For those of us as MPF, Chipmunks’ proponents to a man, we understand Theodore’s dilemma. The second-most abundant element on earth (you think you’re so amazing oxygen), and the second lightest element, helium also possesses one of the smallest radii of all particles: 140 pm. In short, helium atoms are just jonesing to seep out of whatever vessel they’re in. 

Herein lies the benefit of helium. Not only did it give us the Chipmunks, but it enables MPF to ensure that all our vacuum components are completely and entirely (or entirely and completely) hermetically sealed. Our vacuum system assemblies can be intricate and complicated buggers—the braze joints that connect our parts need to be sealed so tightly that no particle will even think about passing through. Having a helium leak detector and helium leak procedures in place are the perfect way to root out those pesky microleaks.

Employing a helium mass spectrometer leak detector is the most common, and also the most surefire, way to know that all the various parts of your UHV system are leakproof. At MPF, we test all of our parts multiple times (some say we’re too dedicated to quality) to make sure the equipment you receive is as leakproof as can be. 

But, we know you’re dying to ask the question: how leakproof is as leakproof as can be? Well, we measure for leaks <1×10-9 atm cc/sec—additionally, and not to brag because the engineers at MPF are nothing if not a humble lot, but we can test beyond -9 and even -10 if your vacuum chamber requires it. To put it in non-scientific terms: a leak rate of <1×10-9 atm cc/sec amounts to the release of 1 cubic centimeter of helium gas over a period of roughly 30 years. To put it in even less scientific terms: when you choose to buy a closed vacuum assembly from MPF, your stuffs won’t leak.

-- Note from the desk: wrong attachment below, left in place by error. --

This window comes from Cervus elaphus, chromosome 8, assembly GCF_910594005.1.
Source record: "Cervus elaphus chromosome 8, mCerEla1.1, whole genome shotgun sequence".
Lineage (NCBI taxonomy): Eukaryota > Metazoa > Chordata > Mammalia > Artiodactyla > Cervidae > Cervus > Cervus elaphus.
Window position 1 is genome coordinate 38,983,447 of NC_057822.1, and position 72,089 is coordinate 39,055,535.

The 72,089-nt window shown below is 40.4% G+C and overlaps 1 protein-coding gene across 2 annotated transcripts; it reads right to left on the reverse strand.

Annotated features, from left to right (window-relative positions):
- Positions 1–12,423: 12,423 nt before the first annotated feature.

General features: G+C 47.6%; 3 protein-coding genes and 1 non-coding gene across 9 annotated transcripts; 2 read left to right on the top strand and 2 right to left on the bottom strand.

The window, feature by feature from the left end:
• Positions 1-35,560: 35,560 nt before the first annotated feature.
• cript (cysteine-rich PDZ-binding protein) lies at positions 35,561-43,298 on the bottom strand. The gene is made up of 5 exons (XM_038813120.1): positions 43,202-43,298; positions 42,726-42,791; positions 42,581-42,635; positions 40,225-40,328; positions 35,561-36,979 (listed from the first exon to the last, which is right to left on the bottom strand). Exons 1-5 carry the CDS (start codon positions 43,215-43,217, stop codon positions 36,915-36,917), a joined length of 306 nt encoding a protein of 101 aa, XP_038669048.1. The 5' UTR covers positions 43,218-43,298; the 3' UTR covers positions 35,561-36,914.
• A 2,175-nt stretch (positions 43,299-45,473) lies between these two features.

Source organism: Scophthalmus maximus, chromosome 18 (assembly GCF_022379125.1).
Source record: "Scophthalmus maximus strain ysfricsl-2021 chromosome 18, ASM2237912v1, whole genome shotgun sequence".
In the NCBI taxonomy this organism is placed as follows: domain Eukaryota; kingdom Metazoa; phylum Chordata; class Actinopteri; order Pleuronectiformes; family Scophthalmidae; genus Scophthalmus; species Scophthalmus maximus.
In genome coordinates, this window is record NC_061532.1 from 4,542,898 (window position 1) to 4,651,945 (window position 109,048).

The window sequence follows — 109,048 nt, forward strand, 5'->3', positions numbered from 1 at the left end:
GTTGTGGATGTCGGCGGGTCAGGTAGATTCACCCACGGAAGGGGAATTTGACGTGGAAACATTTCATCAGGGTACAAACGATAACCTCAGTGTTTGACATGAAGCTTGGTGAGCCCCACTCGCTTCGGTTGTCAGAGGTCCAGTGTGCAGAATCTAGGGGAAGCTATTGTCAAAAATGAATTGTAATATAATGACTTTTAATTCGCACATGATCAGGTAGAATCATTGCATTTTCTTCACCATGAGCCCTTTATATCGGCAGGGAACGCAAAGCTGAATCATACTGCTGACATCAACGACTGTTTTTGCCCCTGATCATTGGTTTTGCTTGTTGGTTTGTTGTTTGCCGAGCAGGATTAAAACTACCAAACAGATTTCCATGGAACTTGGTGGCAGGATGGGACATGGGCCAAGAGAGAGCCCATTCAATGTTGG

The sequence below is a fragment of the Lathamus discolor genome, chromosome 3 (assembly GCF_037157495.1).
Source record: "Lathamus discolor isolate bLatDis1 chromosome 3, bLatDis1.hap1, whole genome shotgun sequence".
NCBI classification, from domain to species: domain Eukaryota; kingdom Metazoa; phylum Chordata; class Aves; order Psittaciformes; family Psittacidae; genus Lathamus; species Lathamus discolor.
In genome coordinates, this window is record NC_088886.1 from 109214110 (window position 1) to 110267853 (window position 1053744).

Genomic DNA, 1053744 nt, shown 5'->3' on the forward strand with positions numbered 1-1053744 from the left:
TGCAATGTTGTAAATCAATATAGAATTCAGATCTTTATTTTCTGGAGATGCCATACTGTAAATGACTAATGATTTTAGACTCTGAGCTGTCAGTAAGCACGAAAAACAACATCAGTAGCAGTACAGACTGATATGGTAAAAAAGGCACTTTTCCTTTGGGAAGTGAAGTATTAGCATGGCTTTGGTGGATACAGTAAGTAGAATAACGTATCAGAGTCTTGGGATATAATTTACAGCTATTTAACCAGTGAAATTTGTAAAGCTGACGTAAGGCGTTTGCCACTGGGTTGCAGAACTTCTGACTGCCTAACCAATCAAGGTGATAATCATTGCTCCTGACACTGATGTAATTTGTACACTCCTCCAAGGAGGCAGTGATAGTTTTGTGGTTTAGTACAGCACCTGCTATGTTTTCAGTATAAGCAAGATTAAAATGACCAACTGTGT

For the numerous leakage tests we perform on all our fixtures of various size, shape, and volume, we use the Inficon UL1000 Helium Leak Detector. This mobile beauty is a helium sniffer detector of which dreams are made, providing ultra sensitive gas leak testing methods at highest pressures. 

Inficon Helium Leak Detector
Need leak detection, turn to Inficon.

We invite you to click on the link above to check out the specs on this bad boy, but suffice it to say, with its digital interface for uber-accurate readings, and high-detection sensitivity, MPF can ensure that your vacuum chambers will be leakfree. 

On the right, you can see the Inficon UL1000 in action at MPF. One of our large isolators is Helium Sniffergoing through the first of many vacuum leak detection methods. As a first step, we vacuum the part, before spraying it with helium. (Then, just for fun, we send in the helium-sniffing canine unit.) Finally, all our parts—large, small, and in-between—are hooked up to our Inficon to detect any helium atoms at the braze joints.

After running this test several times, testing and retesting to make sure the parts of your vacuum vessel are leak-free, we have concluded our vacuum leak detection methods.

Now, it is time for us to take a bow and marvel at the wonders of helium! Not only has it given us the greatest band in the history of the world, but it provides the key to hermetically sealing your vacuum chamber.